Please keep us posted.
     
  12. donprice

    donprice Wound up workin' at a gas station....

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    This is a good example of non-directional bass. My HT (living room) system has the sub 6' to my left while the mains are 10' to the front. Turning the sub on and off (via the power switch) clearly results in the bass response of the mains increasing/decreasing despite the fact that I know that is not what is happening. Psychoacoustics are a powerful thing (and bass is non-directional below xx Hz).

    Anyone that has not experienced what Charles 1973 has described should try a simple experiment. Reduce your subwoofer crossover as low as it will go (50 Hz?) to minimize harmonics and then move it as far from your mains as possible. Then fire it up and turn the sub on and off and see what you hear. You've spent an hour reading this thread but this 5 minute experiment might actually prove something to you. Or not :rolleyes:
     
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  13. musichal

    musichal poet emeritus Subscriber

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    I'll continue with the 80hz filter already built into the Levinson, thanks anyway.
     
    Last edited: Jan 3, 2018
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  14. motorstereo

    motorstereo the wonder of it all Subscriber

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    Having done this exact experiment is just one of several reasons I pulled my 2nd 18'' sub from my main rig. Yes I could easily pinpoint it in spite of supposedly not being able to.:dunno:
     
  15. twiiii

    twiiii Super Member

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    If you are using 2 subs for a HT system in non symmetrical locations I don't think they would need to be identical. But they should have the same capabilities after being placed in their chosen position. So the least efficient unit would limited response would go in a corner to help match the larger one with extended range and higher out put capability placed away from corners or maybe elevated. I' don't like subs. So unlless they were used each with the L&R speaker to extend the range in the Stereo mode or to be placed to smooth out the response unobtainable by a single LFE speaker I don't think they need to be exactly the same.
     
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  16. musichal

    musichal poet emeritus Subscriber

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    Well, they will indeed be positioned symmetrically in the room, just outside the mains, so I anteed up for a matched pair, as you wrote - to extend range of a stereo pair, L&R. Seems the logical way to go.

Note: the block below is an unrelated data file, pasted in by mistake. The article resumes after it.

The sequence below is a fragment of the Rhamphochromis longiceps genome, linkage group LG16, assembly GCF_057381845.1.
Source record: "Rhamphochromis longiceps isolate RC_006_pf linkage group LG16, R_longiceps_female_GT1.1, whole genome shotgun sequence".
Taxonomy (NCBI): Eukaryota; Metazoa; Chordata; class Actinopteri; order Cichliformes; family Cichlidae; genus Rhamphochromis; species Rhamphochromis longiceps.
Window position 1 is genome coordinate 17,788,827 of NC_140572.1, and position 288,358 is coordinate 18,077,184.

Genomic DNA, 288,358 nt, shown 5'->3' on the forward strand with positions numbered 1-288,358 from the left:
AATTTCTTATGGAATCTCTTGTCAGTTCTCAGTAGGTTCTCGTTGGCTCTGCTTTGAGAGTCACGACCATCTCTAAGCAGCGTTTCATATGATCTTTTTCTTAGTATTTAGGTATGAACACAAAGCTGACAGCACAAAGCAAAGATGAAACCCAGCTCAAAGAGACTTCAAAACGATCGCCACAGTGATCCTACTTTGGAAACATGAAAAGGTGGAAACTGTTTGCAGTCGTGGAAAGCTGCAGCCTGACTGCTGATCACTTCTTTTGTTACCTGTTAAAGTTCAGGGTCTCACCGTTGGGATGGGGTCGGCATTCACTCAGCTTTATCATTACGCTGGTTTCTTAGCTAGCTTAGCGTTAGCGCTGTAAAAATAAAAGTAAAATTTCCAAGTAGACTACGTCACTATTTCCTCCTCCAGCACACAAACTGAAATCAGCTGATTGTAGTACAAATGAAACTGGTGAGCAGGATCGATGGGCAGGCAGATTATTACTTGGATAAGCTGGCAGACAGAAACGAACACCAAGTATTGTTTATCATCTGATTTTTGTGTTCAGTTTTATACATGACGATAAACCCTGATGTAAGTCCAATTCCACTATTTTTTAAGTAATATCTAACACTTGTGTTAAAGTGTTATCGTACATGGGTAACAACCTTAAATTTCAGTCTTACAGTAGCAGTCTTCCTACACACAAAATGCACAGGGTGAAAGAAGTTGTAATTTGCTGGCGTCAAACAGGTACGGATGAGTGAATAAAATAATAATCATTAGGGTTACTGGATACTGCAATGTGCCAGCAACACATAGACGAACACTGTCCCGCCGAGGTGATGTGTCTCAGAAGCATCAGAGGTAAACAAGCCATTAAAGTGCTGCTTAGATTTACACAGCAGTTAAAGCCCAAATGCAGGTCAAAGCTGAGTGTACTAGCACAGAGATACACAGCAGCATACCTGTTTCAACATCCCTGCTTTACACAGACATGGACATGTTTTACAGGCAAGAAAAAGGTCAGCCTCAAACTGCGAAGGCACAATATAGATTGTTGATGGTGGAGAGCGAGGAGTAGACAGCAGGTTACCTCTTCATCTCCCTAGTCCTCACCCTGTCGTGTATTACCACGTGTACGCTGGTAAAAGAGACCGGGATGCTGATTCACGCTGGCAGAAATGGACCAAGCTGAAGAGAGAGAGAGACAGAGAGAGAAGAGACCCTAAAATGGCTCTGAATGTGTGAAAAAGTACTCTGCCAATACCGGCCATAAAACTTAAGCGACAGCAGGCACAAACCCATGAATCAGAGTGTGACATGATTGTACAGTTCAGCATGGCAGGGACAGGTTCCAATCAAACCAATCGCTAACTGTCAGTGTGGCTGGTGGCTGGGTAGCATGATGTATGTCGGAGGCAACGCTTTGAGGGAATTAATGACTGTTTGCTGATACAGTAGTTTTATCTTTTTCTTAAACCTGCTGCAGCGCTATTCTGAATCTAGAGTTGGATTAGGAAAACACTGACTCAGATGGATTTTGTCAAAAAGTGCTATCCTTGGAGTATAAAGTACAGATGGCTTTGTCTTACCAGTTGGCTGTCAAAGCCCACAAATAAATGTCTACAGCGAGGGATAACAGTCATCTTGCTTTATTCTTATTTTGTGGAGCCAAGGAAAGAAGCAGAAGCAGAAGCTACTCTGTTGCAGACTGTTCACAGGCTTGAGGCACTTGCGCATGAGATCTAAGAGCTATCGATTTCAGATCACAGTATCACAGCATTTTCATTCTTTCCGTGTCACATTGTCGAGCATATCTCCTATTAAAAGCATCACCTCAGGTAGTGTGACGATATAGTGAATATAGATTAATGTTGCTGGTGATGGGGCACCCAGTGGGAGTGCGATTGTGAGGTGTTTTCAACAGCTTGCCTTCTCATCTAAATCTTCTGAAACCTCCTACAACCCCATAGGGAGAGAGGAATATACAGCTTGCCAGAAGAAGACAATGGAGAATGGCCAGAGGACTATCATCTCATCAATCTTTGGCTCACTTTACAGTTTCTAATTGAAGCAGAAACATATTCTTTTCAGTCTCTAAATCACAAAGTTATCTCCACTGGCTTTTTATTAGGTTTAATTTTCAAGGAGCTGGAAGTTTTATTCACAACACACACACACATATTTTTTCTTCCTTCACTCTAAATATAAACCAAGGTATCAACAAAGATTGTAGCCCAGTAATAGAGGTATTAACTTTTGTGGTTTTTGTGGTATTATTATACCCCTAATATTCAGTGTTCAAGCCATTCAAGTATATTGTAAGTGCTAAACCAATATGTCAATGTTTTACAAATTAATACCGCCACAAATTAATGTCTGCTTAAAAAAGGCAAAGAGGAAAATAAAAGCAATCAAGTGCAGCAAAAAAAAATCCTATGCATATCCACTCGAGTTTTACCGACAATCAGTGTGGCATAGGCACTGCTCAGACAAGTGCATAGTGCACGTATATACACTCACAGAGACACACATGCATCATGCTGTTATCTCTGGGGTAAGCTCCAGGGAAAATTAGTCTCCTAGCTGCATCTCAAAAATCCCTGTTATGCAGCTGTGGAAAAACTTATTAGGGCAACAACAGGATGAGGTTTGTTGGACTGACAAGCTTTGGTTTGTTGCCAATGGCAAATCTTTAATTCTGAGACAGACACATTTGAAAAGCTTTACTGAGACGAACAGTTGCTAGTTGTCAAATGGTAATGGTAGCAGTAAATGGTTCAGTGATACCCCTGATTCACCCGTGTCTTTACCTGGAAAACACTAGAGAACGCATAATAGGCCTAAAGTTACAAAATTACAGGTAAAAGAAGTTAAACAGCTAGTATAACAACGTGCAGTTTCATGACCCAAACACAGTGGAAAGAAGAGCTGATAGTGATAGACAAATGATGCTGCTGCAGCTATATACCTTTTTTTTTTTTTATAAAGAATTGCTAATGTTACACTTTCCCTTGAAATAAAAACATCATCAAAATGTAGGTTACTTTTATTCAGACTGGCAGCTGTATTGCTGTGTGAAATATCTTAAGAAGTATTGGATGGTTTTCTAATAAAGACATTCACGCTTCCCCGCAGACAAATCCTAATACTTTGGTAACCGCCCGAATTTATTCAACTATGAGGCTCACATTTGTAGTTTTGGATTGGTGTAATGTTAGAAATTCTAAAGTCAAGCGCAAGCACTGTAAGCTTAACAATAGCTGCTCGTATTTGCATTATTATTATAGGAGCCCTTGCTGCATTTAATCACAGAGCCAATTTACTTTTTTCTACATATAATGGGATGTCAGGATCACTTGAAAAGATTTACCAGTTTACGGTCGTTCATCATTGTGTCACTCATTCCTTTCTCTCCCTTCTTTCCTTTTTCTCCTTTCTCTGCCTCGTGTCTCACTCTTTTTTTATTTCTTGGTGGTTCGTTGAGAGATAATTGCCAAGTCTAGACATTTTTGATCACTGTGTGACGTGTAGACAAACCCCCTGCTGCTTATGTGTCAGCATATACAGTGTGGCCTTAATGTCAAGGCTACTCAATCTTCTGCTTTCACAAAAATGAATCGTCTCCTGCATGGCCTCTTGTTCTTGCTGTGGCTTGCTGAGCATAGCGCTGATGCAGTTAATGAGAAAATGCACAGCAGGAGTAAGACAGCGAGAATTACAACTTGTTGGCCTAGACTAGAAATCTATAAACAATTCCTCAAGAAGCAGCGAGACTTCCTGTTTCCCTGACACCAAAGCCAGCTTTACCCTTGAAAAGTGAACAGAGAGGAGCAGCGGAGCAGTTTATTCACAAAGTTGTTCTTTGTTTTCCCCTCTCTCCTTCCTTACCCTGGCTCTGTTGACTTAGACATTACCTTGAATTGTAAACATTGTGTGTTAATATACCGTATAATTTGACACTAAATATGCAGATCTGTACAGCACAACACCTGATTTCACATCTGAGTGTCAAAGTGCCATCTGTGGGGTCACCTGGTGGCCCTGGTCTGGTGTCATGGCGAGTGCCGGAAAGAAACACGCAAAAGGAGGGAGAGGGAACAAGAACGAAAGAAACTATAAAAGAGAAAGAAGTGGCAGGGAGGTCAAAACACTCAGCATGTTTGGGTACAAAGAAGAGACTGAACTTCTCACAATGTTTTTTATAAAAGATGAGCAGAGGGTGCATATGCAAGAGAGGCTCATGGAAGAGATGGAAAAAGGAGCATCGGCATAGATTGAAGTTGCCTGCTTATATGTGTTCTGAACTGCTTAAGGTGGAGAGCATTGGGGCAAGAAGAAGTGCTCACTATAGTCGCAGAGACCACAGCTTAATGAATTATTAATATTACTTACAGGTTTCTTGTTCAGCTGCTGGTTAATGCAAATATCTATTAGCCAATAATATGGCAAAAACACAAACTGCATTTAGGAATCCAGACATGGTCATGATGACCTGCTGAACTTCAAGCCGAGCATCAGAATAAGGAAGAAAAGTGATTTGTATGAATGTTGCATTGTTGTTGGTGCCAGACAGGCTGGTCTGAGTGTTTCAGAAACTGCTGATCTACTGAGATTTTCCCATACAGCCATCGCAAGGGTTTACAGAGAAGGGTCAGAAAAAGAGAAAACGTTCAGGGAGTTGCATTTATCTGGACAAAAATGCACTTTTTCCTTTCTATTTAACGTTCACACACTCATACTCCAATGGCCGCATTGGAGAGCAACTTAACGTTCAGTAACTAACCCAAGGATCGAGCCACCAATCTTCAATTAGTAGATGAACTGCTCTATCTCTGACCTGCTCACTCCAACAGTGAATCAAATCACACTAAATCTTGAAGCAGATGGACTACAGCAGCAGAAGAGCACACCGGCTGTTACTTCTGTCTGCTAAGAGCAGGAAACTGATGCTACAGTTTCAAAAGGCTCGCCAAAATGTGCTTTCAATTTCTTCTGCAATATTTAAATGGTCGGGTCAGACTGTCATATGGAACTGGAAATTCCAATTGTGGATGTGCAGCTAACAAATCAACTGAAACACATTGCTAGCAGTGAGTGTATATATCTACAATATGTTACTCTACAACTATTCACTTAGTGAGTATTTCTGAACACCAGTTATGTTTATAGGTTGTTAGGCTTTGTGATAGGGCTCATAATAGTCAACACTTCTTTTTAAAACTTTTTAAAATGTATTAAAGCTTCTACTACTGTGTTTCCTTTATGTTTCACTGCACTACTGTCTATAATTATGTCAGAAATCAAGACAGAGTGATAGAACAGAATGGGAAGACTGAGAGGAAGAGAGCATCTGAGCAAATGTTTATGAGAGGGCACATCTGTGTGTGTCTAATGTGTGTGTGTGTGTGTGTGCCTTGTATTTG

And this is why I sold the Khorns. The Silver 6 fit symmetrically in the room, but Khorns did not due to corner issues (built-ins and an extended fireplace hearth along one wall stood the L off the wall). And the room is a long rectangle with only one spot where speakers can go along a short interior wall (room approx. 14.5x29') putting the horns too close together, exacerbated by the Left stand-off in that regard, as well as not properly corner-loaded.

    I impulse-bought the Khorns. This time I bought with more forethought, and the system SQ improved. The six-inch woofers in the slender towers need some assistance, though. Subwoofers. If one is good, then two is better, right? (Using a single Polk now, until the SVS arrive.)
     
    Last edited: Jan 3, 2018
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  17. musichal

    musichal poet emeritus Subscriber

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    Amazon shipped one sub from TX, and it has just arrived a day early. And one from TN, due tomorrow. So one down and one to go. Not even opening the box 'til the other one is delivered.
     
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  18. awillia6

    awillia6 Active Member

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    Make sure you check them for serial number sequencing, sub-model designation variances, date and place of manufacture, etc. Coming from separate warehouses could mean the subs came from separate production batches and might have differences in internal parts, construction, and/or engineering even though the overall model designation remains the same.
     
  19. musichal

    musichal poet emeritus Subscriber

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    Same model from reputable company. If small variance, which keep, which send back? And almost sold-out, discontinued model likely all last run anyway. Should be close enough for gubmint work, at any rate.
     
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  20. MannyE

    MannyE Exterminate! Subscriber

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    Dude... if you have two different subs already that you got for free, then no. But if you're buying new subs... then absolutely. Why would anyone want to risk any mismatch if buying new?